All three of these reasons can be present, or perhaps two of them, in various degrees of intensity in the same person. They can wax and wane in relative importance. Sometimes great distress may predominate, as when one is faced with a great loss or a life-threatening illness, and the desire for more theoretic understanding then recedes into the background. For others, understanding may predominate, but aspiration and relief of guilt still play a significant role.
If we are to see the force of these reasons for belief, we need to give some attention to them in detail. So I am going to illustrate these three reasons for belief with two concrete cases. In both instances the people were highly accomplished, well educated, and critically minded: Leo Tolstoy was one of the greatest novelists of the nineteenth century, and Simone Weil was a great French philosopher and political activist of the 1930s.
In Leo Tolstoy’s My Confession, he left us a full account of his recovery of commitment to the Christian faith, which he had discarded as a young man at university. For about a year, he wrote, “my heart was oppressed by a tormenting feeling, which I cannot describe as otherwise than as a searching after God.”
This search, was not an act of my reason, but a feeling, and I say this advisedly, because it was opposed to my way of thinking; it came from the heart. It was a feeling of dread, of orphanhood, of isolation amid things all apart from me, and of hope in a help I knew not from whom.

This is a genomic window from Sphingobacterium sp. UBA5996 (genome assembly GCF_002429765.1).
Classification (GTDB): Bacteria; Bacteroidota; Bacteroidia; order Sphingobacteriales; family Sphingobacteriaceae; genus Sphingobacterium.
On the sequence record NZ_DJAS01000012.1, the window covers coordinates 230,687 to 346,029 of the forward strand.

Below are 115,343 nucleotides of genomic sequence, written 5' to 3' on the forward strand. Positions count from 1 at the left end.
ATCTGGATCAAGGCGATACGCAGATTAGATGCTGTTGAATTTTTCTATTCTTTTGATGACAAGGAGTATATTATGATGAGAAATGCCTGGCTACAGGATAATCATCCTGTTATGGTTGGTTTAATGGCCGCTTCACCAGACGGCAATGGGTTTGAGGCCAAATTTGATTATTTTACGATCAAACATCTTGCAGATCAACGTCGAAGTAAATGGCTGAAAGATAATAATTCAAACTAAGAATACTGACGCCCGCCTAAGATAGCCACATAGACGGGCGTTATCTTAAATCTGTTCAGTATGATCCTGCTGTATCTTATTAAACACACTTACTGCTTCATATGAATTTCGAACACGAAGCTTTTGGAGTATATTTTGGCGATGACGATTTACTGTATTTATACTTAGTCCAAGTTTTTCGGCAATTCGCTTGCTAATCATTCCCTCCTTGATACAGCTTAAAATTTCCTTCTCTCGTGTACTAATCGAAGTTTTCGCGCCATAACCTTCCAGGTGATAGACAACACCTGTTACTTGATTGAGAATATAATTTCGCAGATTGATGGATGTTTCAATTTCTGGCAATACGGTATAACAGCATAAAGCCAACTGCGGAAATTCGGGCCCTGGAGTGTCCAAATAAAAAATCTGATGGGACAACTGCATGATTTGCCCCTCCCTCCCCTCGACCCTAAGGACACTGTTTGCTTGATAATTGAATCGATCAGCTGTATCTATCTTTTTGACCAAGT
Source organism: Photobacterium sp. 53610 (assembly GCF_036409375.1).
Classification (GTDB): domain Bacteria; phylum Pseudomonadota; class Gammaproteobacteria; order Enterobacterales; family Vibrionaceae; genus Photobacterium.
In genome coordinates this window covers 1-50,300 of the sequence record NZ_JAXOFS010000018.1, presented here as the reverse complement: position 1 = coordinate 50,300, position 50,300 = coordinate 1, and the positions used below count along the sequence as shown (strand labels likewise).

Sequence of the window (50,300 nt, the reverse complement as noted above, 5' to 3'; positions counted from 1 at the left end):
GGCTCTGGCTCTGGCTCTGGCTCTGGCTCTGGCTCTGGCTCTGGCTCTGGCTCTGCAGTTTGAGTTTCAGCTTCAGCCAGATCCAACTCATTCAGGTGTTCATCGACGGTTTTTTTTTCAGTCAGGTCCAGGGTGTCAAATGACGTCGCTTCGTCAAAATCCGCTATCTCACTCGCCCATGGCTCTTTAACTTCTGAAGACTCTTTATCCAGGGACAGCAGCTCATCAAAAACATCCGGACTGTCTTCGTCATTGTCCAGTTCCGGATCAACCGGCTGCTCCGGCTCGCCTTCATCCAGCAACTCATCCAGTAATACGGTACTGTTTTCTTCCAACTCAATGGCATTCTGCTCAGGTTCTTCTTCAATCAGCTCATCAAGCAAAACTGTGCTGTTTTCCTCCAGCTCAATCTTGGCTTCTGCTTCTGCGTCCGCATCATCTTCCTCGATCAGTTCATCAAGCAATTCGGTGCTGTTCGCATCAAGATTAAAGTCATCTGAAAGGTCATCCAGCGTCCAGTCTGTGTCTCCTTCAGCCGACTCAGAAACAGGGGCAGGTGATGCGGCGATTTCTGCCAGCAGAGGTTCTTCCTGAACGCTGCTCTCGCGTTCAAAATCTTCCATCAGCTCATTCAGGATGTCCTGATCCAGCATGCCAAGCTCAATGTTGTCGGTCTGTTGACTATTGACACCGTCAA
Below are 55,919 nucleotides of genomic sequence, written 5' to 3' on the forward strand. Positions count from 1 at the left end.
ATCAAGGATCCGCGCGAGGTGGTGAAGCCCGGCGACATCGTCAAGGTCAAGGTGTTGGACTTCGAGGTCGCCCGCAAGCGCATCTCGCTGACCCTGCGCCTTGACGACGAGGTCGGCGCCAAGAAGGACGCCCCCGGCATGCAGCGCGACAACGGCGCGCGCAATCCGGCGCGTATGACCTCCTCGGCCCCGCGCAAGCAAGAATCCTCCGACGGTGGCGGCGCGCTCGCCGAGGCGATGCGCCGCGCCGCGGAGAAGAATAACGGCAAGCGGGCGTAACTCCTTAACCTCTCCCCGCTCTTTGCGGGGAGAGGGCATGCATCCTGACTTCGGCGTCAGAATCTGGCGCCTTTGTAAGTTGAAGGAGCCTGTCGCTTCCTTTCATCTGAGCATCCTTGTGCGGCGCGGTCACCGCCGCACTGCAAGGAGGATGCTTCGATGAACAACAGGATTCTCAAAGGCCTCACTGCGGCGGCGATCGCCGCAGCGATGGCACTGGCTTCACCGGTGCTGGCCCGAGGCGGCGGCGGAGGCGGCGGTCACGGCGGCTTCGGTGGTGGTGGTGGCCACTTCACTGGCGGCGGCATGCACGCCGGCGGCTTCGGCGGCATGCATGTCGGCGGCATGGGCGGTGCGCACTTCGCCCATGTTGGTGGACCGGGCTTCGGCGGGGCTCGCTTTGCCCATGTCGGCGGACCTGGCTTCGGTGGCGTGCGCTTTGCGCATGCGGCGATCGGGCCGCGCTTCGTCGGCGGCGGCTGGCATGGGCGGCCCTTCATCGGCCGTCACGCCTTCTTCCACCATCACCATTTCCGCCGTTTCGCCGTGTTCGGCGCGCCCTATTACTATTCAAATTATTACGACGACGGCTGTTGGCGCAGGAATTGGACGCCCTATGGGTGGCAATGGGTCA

The life God intends us to have implies that our present life, for all its goodness, is by itself inadequate. Our awareness of its inadequacies fills us with dread, especially when we consider the inevitability of suffering, the loss of loved ones, and the prospect of our own death. Feeling “orphaned” is a result of not having yet come to a spiritual point of reference that would enable us to find our place in God’s order. A secular orientation, however successful it may be in giving us a sense of status and significance in the social order, cannot satisfy our craving for a proper self-understanding or cure our sense of isolation.
Part of the motive behind his conversion was that Tolstoy, like many other people, came to crave a sense of purpose and direction. Yet Tolstoy’s search for God could not be an act of reason:
Though I was well convinced of the impossibility of proving the existence of God—Kant had shown me, and I had thoroughly grasped his reasoning, that this did not admit of proof—I still sought to find a God, still hoped to do so, and still, from the force of former habits, addressed myself to one in prayer. Him whom I sought, however, I did not find.
Like many intellectuals of his time, he had accepted Kant’s refutations of the so-called traditional proofs for God’s existence and believed that the only way to establish the reality of God was by rational proof.
It was Tolstoy’s previous religious training (“the force of former habits”) that finally enabled him to find a way to God through prayer. When Tolstoy began to pray, however, he found that his prayers were not answered immediately:
The more I prayed, the clearer it became that I was not heard, that there was no one to whom to pray. With despair in my heart that there was no God, I cried, “Lord, have mercy on me, and save! O Lord, my God, teach me!” But no one had mercy on me, and I felt that life stood still within me.
But Tolstoy’s need for God, which included his need for significance and purpose, enabled him to continue to pray.